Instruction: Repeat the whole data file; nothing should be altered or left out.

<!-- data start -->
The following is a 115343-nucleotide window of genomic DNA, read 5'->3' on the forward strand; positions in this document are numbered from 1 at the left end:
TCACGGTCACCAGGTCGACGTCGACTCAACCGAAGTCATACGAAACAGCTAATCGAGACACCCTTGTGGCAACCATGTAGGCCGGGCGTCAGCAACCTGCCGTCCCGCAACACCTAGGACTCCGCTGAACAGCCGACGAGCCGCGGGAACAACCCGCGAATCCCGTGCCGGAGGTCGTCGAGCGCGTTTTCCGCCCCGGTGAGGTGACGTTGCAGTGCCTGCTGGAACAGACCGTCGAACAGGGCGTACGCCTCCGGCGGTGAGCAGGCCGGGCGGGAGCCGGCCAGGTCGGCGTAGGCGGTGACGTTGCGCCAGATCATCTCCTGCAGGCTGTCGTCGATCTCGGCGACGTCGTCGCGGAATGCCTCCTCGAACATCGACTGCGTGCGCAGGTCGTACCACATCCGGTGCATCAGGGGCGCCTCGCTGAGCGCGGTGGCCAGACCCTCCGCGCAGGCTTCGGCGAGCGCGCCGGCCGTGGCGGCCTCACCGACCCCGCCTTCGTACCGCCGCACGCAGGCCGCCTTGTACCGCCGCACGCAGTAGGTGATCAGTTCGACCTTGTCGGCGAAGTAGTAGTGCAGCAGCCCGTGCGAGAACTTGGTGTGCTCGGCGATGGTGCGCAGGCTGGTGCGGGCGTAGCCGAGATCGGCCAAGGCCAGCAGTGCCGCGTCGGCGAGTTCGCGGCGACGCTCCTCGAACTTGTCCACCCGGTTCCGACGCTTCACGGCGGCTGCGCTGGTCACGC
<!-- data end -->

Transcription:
The following is a 115343-nucleotide window of genomic DNA, read 5'->3' on the forward strand; positions in this document are numbered from 1 at the left end:
TCACGGTCACCAGGTCGACGTCGACTCAACCGAAGTCATACGAAACAGCTAATCGAGACACCCTTGTGGCAACCATGTAGGCCGGGCGTCAGCAACCTGCCGTCCCGCAACACCTAGGACTCCGCTGAACAGCCGACGAGCCGCGGGAACAACCCGCGAATCCCGTGCCGGAGGTCGTCGAGCGCGTTTTCCGCCCCGGTGAGGTGACGTTGCAGTGCCTGCTGGAACAGACCGTCGAACAGGGCGTACGCCTCCGGCGGTGAGCAGGCCGGGCGGGAGCCGGCCAGGTCGGCGTAGGCGGTGACGTTGCGCCAGATCATCTCCTGCAGGCTGTCGTCGATCTCGGCGACGTCGTCGCGGAATGCCTCCTCGAACATCGACTGCGTGCGCAGGTCGTACCACATCCGGTGCATCAGGGGCGCCTCGCTGAGCGCGGTGGCCAGACCCTCCGCGCAGGCTTCGGCGAGCGCGCCGGCCGTGGCGGCCTCACCGACCCCGCCTTCGTACCGCCGCACGCAGGCCGCCTTGTACCGCCGCACGCAGTAGGTGATCAGTTCGACCTTGTCGGCGAAGTAGTAGTGCAGCAGCCCGTGCGAGAACTTGGTGTGCTCGGCGATGGTGCGCAGGCTGGTGCGGGCGTAGCCGAGATCGGCCAAGGCCAGCAGTGCCGCGTCGGCGAGTTCGCGGCGACGCTCCTCGAACTTGTCCACCCGGTTCCGACGCTTCACGGCGGCTGCGCTGGTCACGC